Long before I arrived at his presentation tonight, I knew that an evening with Edward James Olmos was going to be rewarding. After all, here is my favorite actor from one of my favorite shows (Battlestar Galactica) who is a social activist coming to our campus to speak about one of my favorite topics (social justice). No matter what my expectations however, they were far surpassed by the man who took the stage tonight and shared his gifts and talent. In all it turned out to be two hours of my life that could not have been better spent anywhere else.
Leaving the house lights on so that he could see each of us, Olmos began by talking about his own identity, or more aptly identities. Thanks to my education I have long viewed race as an imperfect social construct that creates more problems than it settles, but it took Olmos to really bring this to life for me and help me appreciate the destructive power of racial identity. Olmos reflected on his identity as a Chicano; half-Mexican and half-Spanish, born in the United States. He talked about the power of an identity that was five hundred years old, commenting that he would not be who he was without this mixture of cultures, and the strength that he draws from both. But before he could be a Chicano, European or a Mexican, he had to be indigenous to the Americas, a history of forty thousand years. And even before that, he had to be Asian for many thousands of years before those people crossed the Bering Strait into North America. And of course before that, he had his roots in Africa, as do we all.
The point is an obvious but powerful one; all of humanity comes from Africa, and the reason we are “different” from one another now is because we took different migratory routes off of our original continent. What Olmos wanted us to remember was that we have more in common than we have separating us, a fact too often forgotten. He drew upon Battlestar Galactica to see how one amazing science fiction series dared to challenge us by making us think about what it means to be human, particularly when we might identify more with the machine-race Cylons than we do with humanity. And it was that show’s grappling with issues of human rights, suicide bombers, terrorism, reconciliation, and right to life versus right to choose that ultimately resulted in the cast and creators of Battlestar being invited to the United Nations to discuss those very same issues in detail.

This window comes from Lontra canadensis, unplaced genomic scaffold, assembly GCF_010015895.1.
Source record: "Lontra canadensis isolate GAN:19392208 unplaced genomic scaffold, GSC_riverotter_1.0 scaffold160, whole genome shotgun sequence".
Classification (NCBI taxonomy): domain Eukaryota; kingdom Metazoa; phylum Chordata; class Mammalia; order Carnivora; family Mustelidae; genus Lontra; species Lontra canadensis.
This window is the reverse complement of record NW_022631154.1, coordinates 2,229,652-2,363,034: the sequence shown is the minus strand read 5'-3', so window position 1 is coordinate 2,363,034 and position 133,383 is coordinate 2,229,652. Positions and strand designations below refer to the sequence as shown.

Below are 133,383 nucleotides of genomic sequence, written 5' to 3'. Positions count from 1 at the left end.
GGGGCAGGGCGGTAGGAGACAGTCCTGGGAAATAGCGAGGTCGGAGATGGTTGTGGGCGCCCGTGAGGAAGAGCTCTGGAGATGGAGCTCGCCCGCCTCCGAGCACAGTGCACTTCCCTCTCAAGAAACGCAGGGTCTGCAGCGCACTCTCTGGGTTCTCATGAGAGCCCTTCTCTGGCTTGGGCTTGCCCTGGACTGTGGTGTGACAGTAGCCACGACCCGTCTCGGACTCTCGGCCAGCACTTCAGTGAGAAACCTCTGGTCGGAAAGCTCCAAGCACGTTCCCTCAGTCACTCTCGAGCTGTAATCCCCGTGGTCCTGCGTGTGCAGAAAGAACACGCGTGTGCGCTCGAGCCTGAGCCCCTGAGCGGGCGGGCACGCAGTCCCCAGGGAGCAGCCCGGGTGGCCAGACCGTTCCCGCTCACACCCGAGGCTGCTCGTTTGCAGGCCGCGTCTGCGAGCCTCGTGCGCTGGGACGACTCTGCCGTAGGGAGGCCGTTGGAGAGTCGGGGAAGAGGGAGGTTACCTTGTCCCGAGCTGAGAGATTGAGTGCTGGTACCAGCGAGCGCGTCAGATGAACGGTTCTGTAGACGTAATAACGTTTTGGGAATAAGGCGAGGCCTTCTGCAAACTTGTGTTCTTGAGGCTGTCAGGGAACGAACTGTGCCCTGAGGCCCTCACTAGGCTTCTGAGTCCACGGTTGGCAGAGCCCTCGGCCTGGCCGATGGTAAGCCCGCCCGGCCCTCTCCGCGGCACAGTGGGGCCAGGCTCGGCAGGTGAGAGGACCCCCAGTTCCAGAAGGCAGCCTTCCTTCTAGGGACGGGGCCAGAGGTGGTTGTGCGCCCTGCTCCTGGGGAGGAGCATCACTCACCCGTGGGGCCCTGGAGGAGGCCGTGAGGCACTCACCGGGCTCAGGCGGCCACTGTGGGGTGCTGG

Oh, and somewhere in there Olmos decided to have some fun with the Battlestar fans in the audience, leading us in a rousing cry of “So say we all”… three times. That was pure magic.
Olmos shifted from humor to anger in talking about the plight of indigenous peoples, of Mexicans, and other uderrepresented groups who learn nothing about their own culture growing up while being completely indoctrinated into European history and perspectives. He drew the comparison of the student introduced to hamburgers in kindergarten, who enjoys them in the beginning but then longs for pizza, only to be forced to consume more hamburgers because it is the only meal being offered. Years of hamburgers, he noted, eventually turned to boredom, to loathing, and then to hatred. Olmos drew out members of the audience who learned nothing about their own cultures growing up, people who seemed to identify with the disenfranchisement of which he spoke. It was a powerful moment to see so many affected people find someone speaking their language in so powerful, and so public a way.